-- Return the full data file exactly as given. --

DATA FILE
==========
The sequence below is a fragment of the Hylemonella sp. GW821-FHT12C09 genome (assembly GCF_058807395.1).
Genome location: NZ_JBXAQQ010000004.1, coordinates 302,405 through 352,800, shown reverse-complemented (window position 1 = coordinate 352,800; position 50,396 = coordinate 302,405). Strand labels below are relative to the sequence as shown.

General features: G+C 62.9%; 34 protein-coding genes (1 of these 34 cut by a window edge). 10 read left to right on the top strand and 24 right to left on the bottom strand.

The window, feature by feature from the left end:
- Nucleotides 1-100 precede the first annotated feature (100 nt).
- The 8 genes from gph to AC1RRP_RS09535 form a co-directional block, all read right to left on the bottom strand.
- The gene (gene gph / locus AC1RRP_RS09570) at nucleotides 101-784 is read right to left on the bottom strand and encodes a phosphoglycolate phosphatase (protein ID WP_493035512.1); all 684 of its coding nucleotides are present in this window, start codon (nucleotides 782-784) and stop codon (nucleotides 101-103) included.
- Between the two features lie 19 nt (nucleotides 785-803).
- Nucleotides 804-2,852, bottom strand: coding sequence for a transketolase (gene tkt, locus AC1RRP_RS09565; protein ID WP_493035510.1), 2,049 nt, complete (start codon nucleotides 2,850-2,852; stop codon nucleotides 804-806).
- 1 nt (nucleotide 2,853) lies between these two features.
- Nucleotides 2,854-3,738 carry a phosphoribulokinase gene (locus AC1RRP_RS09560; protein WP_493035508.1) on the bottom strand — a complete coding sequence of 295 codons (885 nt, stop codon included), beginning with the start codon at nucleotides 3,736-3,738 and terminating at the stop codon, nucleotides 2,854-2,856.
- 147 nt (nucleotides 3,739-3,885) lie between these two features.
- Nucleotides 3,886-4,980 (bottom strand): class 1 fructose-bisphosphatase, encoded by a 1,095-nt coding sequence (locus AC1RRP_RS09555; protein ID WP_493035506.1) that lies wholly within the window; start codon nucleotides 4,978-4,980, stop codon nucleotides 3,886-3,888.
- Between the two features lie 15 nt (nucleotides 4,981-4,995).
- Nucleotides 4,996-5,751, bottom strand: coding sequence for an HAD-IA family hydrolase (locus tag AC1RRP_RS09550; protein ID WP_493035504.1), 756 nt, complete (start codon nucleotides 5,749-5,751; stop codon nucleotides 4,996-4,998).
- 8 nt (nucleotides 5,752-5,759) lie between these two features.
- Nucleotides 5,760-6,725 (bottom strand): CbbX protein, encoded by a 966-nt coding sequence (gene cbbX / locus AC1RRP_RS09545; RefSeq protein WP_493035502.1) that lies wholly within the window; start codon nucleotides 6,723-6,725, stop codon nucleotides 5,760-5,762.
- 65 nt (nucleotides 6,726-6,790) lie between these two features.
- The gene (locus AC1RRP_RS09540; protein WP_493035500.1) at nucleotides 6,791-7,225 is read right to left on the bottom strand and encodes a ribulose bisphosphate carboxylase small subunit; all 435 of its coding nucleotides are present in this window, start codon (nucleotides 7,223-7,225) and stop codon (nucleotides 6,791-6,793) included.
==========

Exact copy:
The sequence below is a fragment of the Hylemonella sp. GW821-FHT12C09 genome (assembly GCF_058807395.1).
Genome location: NZ_JBXAQQ010000004.1, coordinates 302,405 through 352,800, shown reverse-complemented (window position 1 = coordinate 352,800; position 50,396 = coordinate 302,405). Strand labels below are relative to the sequence as shown.

General features: G+C 62.9%; 34 protein-coding genes (1 of these 34 cut by a window edge). 10 read left to right on the top strand and 24 right to left on the bottom strand.

The window, feature by feature from the left end:
- Nucleotides 1-100 precede the first annotated feature (100 nt).
- The 8 genes from gph to AC1RRP_RS09535 form a co-directional block, all read right to left on the bottom strand.
- The gene (gene gph / locus AC1RRP_RS09570) at nucleotides 101-784 is read right to left on the bottom strand and encodes a phosphoglycolate phosphatase (protein ID WP_493035512.1); all 684 of its coding nucleotides are present in this window, start codon (nucleotides 782-784) and stop codon (nucleotides 101-103) included.
- Between the two features lie 19 nt (nucleotides 785-803).
- Nucleotides 804-2,852, bottom strand: coding sequence for a transketolase (gene tkt, locus AC1RRP_RS09565; protein ID WP_493035510.1), 2,049 nt, complete (start codon nucleotides 2,850-2,852; stop codon nucleotides 804-806).
- 1 nt (nucleotide 2,853) lies between these two features.
- Nucleotides 2,854-3,738 carry a phosphoribulokinase gene (locus AC1RRP_RS09560; protein WP_493035508.1) on the bottom strand — a complete coding sequence of 295 codons (885 nt, stop codon included), beginning with the start codon at nucleotides 3,736-3,738 and terminating at the stop codon, nucleotides 2,854-2,856.
- 147 nt (nucleotides 3,739-3,885) lie between these two features.
- Nucleotides 3,886-4,980 (bottom strand): class 1 fructose-bisphosphatase, encoded by a 1,095-nt coding sequence (locus AC1RRP_RS09555; protein ID WP_493035506.1) that lies wholly within the window; start codon nucleotides 4,978-4,980, stop codon nucleotides 3,886-3,888.
- Between the two features lie 15 nt (nucleotides 4,981-4,995).
- Nucleotides 4,996-5,751, bottom strand: coding sequence for an HAD-IA family hydrolase (locus tag AC1RRP_RS09550; protein ID WP_493035504.1), 756 nt, complete (start codon nucleotides 5,749-5,751; stop codon nucleotides 4,996-4,998).
- 8 nt (nucleotides 5,752-5,759) lie between these two features.
- Nucleotides 5,760-6,725 (bottom strand): CbbX protein, encoded by a 966-nt coding sequence (gene cbbX / locus AC1RRP_RS09545; RefSeq protein WP_493035502.1) that lies wholly within the window; start codon nucleotides 6,723-6,725, stop codon nucleotides 5,760-5,762.
- 65 nt (nucleotides 6,726-6,790) lie between these two features.
- The gene (locus AC1RRP_RS09540; protein WP_493035500.1) at nucleotides 6,791-7,225 is read right to left on the bottom strand and encodes a ribulose bisphosphate carboxylase small subunit; all 435 of its coding nucleotides are present in this window, start codon (nucleotides 7,223-7,225) and stop codon (nucleotides 6,791-6,793) included.